Court Rules on HathiTrust and Fair Use

by Kenneth Crews on October 11, 2012

Update on November 8, 2012: The Authors Guild and other plaintiffs have filed their notice of appeal of the decision with the U.S. Court of Appeals for the Second Circuit.  Watch for further developments.

In September 2011 a group of authors, with The Authors Guild and other associations, filed a lawsuit against HathiTrust, five major universities, and multiple university officials alleging that the many of the activities of HathiTrust related to the storage and search of full-text digital books was an infringement of copyright.  This week the judge ruled on motions for summary judgment, finding that the retention and use of millions of digital books for purposes of preservation, text search, and accessibility for the visually impaired were within the limits of fair use.  The ruling is enormously important for the continued vitality of HathiTrust, but Judge Baer’s written opinion offers an analysis of fair use that will be helpful in the evaluation of many future projects, especially in the context of libraries, education, and research.

This post is my first review of the 23-page decision.  Other blog posts are hitting different highlights, and I am pitching in the following thoughts for the conversation.

The Covered Activities.  HathiTrust is a digital repository of almost 10 million scanned books, most of them created as part of the Google Books project in partnership with leading research libraries.  Approximately 76% of the books are still in copyright.  At issue in the case are these specific uses: (1) Storing of the scanned book images and text files for preservation; (2) Enabling researchers to conduct word searches of the text files, but the search results only indicate where words appear in the text of books and do not allow viewing of the text; and (3) Facilitating formats of the books to meet the needs of persons who are blind or visually impaired.

Orphan Works.  HathiTrust announced in 2011 that it was soon to embark on an innovative approach to opening the full text of books that are deemed to be orphan works.  The proposal was lauded and criticized, and it may well have been the lightning rod that drew this lawsuit.  However, HathiTrust soon dropped that plan and took no steps to open the full text of books in that manner.  With no current plans to actually launch the orphan works initiative, the court declined to rule on whether it would have been lawful.  We might want to know how the court would rule on issues of orphan works, but getting that issue out of the way allowed the court to focus on uses that are much more likely to be within fair use: preservation copies; text searches and data mining; and serving the needs of the blind.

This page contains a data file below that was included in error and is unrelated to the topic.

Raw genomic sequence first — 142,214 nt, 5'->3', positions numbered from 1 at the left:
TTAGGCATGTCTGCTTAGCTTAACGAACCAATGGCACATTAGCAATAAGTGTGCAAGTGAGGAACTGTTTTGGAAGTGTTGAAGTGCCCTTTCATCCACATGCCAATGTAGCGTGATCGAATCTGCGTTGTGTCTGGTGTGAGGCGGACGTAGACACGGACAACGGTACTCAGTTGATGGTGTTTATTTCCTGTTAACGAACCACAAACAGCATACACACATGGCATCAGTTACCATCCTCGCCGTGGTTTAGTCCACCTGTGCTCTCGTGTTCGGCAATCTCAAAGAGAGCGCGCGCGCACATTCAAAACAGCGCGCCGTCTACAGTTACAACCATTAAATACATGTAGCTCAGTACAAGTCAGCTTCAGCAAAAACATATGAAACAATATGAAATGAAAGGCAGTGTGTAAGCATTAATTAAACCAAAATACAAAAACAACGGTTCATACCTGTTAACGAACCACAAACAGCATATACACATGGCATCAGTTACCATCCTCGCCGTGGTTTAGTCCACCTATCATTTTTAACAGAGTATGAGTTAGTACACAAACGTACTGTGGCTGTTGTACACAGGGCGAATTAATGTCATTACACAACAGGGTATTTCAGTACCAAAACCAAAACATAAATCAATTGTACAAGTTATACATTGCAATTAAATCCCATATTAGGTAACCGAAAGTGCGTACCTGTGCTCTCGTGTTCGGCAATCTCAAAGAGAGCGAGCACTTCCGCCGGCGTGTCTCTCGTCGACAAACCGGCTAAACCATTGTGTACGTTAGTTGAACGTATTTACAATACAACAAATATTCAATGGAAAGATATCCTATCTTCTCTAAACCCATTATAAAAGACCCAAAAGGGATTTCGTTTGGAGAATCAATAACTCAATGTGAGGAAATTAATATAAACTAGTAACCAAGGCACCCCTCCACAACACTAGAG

Relationship to Section 108.  This section of the U.S. Copyright Act allows libraries to make copies for preservation and research, within limits.  The statute includes an explicit statement preserving the application of fair use: “Nothing in this section . . . in any way affects the right of fair use as provided by section 107.”  The copyright owners argued nonetheless that because one specific statute applies to libraries, the general statute on fair use cannot apply.  We have been hearing that argument for decades.  It never had any validity, and at long last a court has ruled on it.  Libraries may apply Section 108 and Section 107 on fair use.

Fair Use and Persons with Disabilities.  The opinion provides a strong opinion about fair use as applied to serving persons with disabilities, especially when an educational institution is mandated to serve needs under the Americans With Disabilities Act.  The court goes further and resolves a long-time quandary that arose under Section 121 of the Copyright Act.  That statute permits an “authorized entity” to make formats of certain works available to persons who are visually impaired.  An “authorized entity” is one that has a “primary mission” to serve those needs.  Libraries and universities have many functions, so is that service a “primary mission”?  The court said yes.